Trese

I was never really a big fan of comics. I remember reading the comics of my brother when I was younger, but that was mainly because I had run out of interesting things to read at home. A classmate gave me a quasi graphic novel in the 6th grade, I think, and I say quasi because it was the size of a Sweet Valley Twins book, drawn in black and white, but ended on a cliffhanger. Google informs me that graphic novels are like novels but with images, so that book/graphic novel was part of a series like comics, but it was as long as a novel. Uh, I think that was a bit confusing even for me to explain. I sincerely apologize for my ignorance of proper terminologies here. I’m trying hard to understand, and I think I do, but I’m doing a terrible job of explaining in my own words, aren’t I?

Anyway, since I wanted to expose myself to Philippine Literature more, I went to the Manila International Book Fair with the sole intention of buying more Phil.Lit. books than foreign ones. I wasn’t content on buying just teacher reference materials and the Likhaan Anthology, so I browsed around the MIBF site and saw that they had a book signing for Trese comics. My interest piqued, I Googled it and found it quite interesting. I decided to get all four volumes (assuming that it fit my budget).

Trese was about Alexandra Trese who was a consultant for the local police when they were faced with deaths that didn’t seem natural or logical. She can speak to local folklore creatures like the nuno sa punso (who relocated to a manhole; nice touch, if I may add), tikbalang, aswang, and others. I found the stories, which were divided into case chapters, very informative. I was aware of ย the creatures, but the stories told me more about how each one behaved and what they look like. The integration of the creatures into modern life and the allusions to real life people, places, events, and even urban legends were done brilliantly. And here I will have to apologize again because that’s pretty much all I can say given my lack of proper comic book/graphic novel/Philippine supernatural creatures knowledge. What I can tell you right now is that you should get yourself a copy of ALL the volumes like I did because the purchase is definitely worth it.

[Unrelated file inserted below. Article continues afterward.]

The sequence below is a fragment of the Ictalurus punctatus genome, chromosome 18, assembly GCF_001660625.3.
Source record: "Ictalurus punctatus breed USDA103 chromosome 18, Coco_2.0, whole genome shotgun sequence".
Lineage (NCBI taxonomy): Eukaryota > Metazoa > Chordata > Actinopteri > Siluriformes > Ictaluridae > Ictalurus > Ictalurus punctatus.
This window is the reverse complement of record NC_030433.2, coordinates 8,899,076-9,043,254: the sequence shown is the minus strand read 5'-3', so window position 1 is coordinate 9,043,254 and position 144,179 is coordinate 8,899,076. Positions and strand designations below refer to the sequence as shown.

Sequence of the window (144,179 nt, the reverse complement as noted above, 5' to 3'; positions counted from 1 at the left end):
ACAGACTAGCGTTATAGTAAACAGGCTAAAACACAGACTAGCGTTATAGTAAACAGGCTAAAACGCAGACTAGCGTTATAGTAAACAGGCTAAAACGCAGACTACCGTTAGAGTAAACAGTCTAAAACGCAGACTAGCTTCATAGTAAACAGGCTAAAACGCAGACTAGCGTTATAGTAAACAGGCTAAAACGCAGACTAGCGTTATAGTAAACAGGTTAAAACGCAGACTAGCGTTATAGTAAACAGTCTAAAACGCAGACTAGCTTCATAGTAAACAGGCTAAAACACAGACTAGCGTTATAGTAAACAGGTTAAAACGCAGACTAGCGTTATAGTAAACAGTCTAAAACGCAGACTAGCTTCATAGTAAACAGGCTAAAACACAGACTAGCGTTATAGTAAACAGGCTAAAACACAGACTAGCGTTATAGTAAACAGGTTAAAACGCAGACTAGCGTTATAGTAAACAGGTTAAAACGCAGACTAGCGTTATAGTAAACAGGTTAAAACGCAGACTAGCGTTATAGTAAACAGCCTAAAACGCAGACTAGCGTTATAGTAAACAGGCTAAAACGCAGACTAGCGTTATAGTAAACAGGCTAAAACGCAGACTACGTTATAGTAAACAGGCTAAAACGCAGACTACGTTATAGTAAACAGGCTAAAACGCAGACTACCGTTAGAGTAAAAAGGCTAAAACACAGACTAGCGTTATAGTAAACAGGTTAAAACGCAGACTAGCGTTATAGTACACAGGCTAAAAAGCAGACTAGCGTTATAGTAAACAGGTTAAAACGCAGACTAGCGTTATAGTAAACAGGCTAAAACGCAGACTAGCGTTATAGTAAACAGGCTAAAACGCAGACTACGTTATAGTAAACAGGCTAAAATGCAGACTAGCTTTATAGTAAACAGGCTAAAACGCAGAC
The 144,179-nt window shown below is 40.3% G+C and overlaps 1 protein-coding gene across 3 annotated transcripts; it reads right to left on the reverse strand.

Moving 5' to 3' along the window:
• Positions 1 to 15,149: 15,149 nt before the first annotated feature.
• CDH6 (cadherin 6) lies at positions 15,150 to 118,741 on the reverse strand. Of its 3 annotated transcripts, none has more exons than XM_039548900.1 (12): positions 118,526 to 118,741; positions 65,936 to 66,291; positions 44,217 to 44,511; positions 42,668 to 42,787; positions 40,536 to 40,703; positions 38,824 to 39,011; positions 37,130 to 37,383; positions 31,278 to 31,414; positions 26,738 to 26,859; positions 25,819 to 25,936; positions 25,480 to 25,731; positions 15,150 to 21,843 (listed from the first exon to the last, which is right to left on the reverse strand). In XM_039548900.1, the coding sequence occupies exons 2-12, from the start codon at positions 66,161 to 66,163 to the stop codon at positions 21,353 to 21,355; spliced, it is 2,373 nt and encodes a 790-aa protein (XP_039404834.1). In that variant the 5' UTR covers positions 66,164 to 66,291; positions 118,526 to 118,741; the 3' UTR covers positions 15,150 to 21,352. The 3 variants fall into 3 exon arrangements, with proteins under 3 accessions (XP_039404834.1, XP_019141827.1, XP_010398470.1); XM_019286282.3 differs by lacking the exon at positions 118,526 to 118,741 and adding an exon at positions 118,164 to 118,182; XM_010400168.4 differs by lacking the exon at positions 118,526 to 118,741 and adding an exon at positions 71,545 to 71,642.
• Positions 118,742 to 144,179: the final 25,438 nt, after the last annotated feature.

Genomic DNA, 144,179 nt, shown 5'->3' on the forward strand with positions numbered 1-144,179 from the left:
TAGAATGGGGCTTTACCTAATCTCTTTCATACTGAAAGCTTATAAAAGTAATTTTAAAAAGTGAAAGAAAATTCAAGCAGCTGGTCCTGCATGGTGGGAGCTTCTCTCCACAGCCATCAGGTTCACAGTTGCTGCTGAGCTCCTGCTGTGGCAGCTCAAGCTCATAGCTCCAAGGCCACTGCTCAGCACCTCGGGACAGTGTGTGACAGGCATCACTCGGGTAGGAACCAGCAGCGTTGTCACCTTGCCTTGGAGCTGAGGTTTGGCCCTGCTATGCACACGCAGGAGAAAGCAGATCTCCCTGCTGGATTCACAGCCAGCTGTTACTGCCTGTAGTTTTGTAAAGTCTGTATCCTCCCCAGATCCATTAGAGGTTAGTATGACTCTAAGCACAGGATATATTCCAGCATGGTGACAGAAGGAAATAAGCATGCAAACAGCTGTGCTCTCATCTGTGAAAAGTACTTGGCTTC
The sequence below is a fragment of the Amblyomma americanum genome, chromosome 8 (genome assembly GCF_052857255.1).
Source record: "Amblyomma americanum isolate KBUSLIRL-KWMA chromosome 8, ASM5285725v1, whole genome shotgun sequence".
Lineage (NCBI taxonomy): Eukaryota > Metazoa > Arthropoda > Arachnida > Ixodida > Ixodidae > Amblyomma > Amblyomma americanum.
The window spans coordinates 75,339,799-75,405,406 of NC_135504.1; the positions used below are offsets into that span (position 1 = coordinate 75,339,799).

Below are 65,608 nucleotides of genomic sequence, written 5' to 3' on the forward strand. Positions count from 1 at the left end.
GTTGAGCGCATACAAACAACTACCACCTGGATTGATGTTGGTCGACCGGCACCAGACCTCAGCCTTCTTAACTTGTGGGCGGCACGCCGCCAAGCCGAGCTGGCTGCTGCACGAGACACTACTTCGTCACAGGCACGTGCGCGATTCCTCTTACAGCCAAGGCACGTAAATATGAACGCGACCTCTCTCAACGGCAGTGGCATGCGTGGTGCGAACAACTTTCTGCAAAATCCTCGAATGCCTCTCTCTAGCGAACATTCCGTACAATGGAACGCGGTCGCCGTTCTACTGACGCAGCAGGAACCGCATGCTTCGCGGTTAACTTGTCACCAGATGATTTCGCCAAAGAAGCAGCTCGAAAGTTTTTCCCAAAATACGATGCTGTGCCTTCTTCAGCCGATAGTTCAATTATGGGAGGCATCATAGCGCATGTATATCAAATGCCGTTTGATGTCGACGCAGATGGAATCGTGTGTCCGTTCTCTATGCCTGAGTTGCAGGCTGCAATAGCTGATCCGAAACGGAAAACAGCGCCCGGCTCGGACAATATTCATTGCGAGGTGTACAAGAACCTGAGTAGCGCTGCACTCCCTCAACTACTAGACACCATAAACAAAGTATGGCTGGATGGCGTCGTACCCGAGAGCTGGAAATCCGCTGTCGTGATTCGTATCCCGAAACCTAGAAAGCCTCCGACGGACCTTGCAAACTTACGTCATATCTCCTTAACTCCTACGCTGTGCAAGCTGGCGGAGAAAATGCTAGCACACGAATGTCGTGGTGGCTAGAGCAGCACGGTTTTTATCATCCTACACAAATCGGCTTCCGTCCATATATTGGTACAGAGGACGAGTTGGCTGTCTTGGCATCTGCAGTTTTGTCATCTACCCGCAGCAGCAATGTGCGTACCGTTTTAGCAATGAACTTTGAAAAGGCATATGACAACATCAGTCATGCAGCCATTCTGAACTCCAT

I really appreciate what the creators (Budjette Tan/Kajo Baldisimo) did with this series. They made traditional folklore relevant, interesting, and exciting again. I hope there will be more volumes in the future.

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3 thoughts on “Trese

  1. That’s the value of such stories, whether told in comic/graphic form. Have you heard of manga comics? I think that’s the spelling … my elder son who is a cartoonist and animator says it’s the (one of) the best .. I’ll pass on to him about the Trese series.
    Thank you – that was most interesting!
    Susan Scott’s Soul Stuff

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  2. Yes! I used to read a few manga when I was younger. My friends and former college roommate used to be into manga and I kind of got bitten by the bug, too.

    From the updates on the Trese website, books 1-2 have ebook formats available already, which should make it easier for people outside the Philippines to get copies. ๐Ÿ™‚

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